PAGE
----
There may not have been much really new to me here, only in that I’ve taken classes, courses, seminars, and read a lot on writing, but the manner in which this essay was written–and of course, the time–was interesting in its presentation.
I’m not real sure what the ending chapter summary is saying, though. It appears that Longinus first claims freedom to be a necessary path to seeking and reaching sublimity of speech and writing, and then says that that times of war may indeed inhibit as our passions our focused elsewhere. Wealth too, he claims, seems to build a prison as our natures then leads into extravagances and eventually, "breed ostentation, and vanity, and luxury," and our progeny then raised towards insolence and lawlessness and shamelessness."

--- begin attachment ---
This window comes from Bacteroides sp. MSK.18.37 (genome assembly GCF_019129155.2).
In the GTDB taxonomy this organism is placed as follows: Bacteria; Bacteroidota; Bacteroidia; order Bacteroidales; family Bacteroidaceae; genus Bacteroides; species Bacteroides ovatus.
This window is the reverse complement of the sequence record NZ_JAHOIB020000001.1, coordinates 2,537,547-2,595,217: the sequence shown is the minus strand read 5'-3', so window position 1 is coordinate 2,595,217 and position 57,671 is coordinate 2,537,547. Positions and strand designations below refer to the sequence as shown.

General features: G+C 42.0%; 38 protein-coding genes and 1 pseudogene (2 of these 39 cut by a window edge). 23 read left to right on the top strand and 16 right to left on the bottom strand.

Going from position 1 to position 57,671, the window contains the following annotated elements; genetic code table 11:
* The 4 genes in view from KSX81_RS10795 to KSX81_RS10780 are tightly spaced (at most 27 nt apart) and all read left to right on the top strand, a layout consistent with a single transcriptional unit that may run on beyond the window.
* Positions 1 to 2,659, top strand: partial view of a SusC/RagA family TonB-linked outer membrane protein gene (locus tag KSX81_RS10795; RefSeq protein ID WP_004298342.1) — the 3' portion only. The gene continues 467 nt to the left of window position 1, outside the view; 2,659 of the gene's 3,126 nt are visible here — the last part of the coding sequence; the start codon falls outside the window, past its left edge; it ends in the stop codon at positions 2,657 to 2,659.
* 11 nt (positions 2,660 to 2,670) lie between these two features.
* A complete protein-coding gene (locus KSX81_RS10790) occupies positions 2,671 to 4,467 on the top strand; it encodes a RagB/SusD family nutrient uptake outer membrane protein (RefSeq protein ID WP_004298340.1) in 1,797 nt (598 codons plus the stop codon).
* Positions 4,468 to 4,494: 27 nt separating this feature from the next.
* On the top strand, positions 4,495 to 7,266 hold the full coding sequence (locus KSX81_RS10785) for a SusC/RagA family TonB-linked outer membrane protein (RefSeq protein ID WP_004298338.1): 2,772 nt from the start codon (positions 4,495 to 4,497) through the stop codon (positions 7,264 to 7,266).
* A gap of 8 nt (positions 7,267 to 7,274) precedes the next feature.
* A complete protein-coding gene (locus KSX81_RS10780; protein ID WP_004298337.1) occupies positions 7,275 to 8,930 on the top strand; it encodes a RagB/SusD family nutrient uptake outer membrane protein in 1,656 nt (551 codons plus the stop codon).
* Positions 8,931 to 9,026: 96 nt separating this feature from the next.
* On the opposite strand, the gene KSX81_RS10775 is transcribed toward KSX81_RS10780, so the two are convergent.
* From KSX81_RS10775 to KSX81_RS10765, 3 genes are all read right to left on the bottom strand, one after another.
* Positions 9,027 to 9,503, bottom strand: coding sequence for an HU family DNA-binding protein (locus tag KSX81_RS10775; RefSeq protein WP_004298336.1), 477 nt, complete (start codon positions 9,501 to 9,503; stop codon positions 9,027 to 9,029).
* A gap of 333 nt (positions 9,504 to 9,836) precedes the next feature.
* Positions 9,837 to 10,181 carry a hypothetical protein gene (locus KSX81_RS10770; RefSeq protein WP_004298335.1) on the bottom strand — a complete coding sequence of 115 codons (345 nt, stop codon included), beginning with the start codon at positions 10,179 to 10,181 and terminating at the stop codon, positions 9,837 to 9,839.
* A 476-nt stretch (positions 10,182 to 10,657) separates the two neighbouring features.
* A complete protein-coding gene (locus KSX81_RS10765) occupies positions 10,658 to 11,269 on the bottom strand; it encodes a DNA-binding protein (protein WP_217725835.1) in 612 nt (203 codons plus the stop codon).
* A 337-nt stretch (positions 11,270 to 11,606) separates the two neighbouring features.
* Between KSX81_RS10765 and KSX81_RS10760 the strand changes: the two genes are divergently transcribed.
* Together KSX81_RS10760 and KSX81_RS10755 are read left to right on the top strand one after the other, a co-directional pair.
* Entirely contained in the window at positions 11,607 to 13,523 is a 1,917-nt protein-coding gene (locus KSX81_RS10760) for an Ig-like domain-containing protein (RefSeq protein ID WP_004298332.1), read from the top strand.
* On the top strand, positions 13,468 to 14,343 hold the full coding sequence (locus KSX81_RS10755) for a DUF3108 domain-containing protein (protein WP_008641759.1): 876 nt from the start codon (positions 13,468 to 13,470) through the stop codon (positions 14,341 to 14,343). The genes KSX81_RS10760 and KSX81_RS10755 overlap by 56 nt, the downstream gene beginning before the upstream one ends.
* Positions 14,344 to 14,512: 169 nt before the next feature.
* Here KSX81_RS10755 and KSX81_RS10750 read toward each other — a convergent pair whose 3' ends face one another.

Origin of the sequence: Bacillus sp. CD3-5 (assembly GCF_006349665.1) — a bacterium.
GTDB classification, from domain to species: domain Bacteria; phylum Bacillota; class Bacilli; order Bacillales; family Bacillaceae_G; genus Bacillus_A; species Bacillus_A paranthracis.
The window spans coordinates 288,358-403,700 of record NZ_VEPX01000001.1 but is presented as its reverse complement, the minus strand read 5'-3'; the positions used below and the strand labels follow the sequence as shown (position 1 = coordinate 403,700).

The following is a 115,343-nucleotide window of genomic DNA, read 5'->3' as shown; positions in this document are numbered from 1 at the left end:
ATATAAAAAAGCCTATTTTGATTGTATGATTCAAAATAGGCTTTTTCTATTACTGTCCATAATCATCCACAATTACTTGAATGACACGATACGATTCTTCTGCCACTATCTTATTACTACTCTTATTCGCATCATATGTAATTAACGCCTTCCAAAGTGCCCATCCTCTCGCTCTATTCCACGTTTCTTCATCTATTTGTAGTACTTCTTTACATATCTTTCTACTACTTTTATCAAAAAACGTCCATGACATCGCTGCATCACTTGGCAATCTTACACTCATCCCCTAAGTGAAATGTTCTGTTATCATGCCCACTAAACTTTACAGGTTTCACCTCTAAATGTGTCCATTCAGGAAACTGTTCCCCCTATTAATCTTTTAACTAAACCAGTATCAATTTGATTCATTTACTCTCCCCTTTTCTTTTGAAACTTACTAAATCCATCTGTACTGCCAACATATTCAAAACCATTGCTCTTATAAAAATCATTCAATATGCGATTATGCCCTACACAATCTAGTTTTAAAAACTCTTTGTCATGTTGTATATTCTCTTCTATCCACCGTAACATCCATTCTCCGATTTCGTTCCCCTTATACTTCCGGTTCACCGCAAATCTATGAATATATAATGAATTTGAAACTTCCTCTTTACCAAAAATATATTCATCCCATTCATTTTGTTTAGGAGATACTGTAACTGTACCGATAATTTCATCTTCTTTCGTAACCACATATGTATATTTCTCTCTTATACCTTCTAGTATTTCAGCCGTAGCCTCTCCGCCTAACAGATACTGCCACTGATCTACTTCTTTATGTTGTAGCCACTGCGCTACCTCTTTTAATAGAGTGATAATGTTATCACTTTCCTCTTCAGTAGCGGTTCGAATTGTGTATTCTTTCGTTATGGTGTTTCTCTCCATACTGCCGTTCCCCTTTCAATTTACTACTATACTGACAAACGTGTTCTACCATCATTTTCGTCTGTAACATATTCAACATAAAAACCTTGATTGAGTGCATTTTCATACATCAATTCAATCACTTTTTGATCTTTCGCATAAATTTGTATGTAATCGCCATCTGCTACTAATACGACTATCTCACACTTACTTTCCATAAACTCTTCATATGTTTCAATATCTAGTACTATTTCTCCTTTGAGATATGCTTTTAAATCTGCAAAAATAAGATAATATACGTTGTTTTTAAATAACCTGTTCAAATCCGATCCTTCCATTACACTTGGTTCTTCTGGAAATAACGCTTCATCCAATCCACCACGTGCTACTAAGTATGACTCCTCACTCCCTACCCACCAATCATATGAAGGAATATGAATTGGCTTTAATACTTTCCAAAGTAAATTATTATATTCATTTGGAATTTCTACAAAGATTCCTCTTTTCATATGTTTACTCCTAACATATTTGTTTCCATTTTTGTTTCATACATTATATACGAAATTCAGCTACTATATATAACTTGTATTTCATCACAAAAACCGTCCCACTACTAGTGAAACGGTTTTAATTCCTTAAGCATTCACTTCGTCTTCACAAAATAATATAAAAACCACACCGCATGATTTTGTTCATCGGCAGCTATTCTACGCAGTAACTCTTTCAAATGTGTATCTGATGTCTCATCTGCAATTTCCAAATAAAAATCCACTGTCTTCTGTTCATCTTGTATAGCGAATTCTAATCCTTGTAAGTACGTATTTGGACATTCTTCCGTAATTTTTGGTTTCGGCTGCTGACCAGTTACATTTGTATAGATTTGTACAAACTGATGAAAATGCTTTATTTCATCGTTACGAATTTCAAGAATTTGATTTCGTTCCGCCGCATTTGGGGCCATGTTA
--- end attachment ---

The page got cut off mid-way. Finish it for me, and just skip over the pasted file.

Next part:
What I take from this reading is a soberness towards the craft, and the reminder of the need for "story" that is worthy and to tell it with passion. And though I’m likely not quite getting the gist of the final chapter, I would like to have the wealth that would allow the luxury of writing all day, every day, without the worry of reality knocking at the door of my mansion…er, cabin in the woods.